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Bank of Canada slashes overnight rate by 0.5% in response to coronavirus

Economic uncertainty prompts first 50-point cut since 2008 recession; could result in increased buying power pushing up real estate prices
bank of canada

Responding to global economic uncertainty in the face of the spreading coronavirus, the Bank of Canada has cut its overnight interest rate by 50 basis points this morning (March 4) to 1.25 per cent.

This is the first time that the Bank of Canada has cut its overnight target rate by 50 points in a single move since the 2008 economic recession. 

The Bank of Canada said in a statement, “Before the outbreak, the global economy was showing signs of stabilizing. While Canada’s economy has been operating close to potential with inflation on target, the COVID-19 virus is a material negative shock to the Canadian and global outlooks, and monetary and fiscal authorities are responding.”

Phil Soper, CEO of national real estate brokerage Royal LePage, said, “Today the Bank of Canada joined other central banks in cutting its target interest rate, an appropriate step that it believes will mitigate the damage caused by the coronavirus. This new health scare has impacted families in many countries around the world and in the process has introduced new risks to our economies. While Canadians have been largely spared the full brunt of this health crisis to-date, the global community is coming together to address this international challenge.”

Brett House, vice-president and deputy chief economist at Scotiabank, who predicted today’s rate cut, said, “The scope and scale of the novel coronavirus epidemic are both now much greater than the Bank of Canada anticipated in January.”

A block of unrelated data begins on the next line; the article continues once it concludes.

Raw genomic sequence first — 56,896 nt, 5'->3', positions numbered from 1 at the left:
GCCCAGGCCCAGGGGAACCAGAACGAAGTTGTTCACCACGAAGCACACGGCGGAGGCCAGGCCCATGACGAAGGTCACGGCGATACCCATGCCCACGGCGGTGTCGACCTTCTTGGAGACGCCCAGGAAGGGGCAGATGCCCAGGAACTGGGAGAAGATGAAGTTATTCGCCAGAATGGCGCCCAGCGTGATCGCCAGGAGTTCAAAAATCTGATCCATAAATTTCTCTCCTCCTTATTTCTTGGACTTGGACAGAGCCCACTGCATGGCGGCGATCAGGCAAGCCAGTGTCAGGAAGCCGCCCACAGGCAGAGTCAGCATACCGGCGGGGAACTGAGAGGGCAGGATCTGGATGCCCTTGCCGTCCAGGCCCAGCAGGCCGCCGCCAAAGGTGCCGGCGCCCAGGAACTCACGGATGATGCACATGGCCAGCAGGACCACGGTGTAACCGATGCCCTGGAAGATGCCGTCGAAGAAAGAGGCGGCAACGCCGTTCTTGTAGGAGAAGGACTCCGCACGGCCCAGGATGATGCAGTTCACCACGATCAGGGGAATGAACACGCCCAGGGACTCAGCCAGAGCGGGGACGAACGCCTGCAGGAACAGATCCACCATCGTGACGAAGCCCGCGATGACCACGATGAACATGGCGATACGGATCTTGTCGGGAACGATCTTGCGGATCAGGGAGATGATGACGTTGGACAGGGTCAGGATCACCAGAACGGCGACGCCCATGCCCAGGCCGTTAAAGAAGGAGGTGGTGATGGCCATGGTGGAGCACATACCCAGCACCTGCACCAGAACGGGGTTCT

Mortgage rate reductions

The move will likely prompt home financing lenders to cut their variable-rate mortgages by a corresponding amount – although, as James Laird, co-founder of and president of mortgage brokerage CanWise Financial, stated, “there have been times when lenders have not passed along the full savings to their customers.” said that, if receiving the full 50-point cut, a mortgage holder with a variable rate of 2.6 per cent and a monthly payment of $2,102 would see their rate decreased to 2.1 per cent and their monthly payment reduced to $1,987. This means the homeowner would save $115 per month, or $1,380 per year on their mortgage payments, compared with what they were paying before the rate cut.

Fixed-rate mortgages, which approximately 80 per cent of Canadian homeowners hold, will not be immediately affected. However, as Laird added, “The bank’s stance will cause bond yields to continue to decrease, which means Canadians shopping for a fixed-rate mortgage can expect rates to fall and will likely approach the record lows of 2016. Anyone shopping for a home should check rates frequently as they will continue to decrease through the spring.”

More buying power

Cuts in variable rate mortgages, and predicted cuts in fixed rates, will give home buyers more buying power, but only in the short term. This effect, combined with the easing of the mortgage stress test qualification level coming into play April 6, could create greater demand for housing, at a time when there is already increasing demand in many markets. In turn, this could push up home prices, eventually cancelling out the increased buying power initially created by the lower interest rates.

Laird said, “The home buying process will become even more difficult as the low rates will increase buying power and bring more demand into the already hot market."

Soper added, “I have previously spoken to the paradox that interest rate cuts, made in response to economic weakness, can bolster housing markets. Many of our major cities are enduring structurally persistent housing shortages. This excess of demand for housing compared to the supply of homes available, be it for rent or for purchase, puts constant and often unhealthy upward pressure on prices… These moves will be welcomed in markets that are struggling with inconsistent growth, such as in Calgary or St.John’s, and potentially spurn uncomfortably high home-price inflation in our hottest markets.”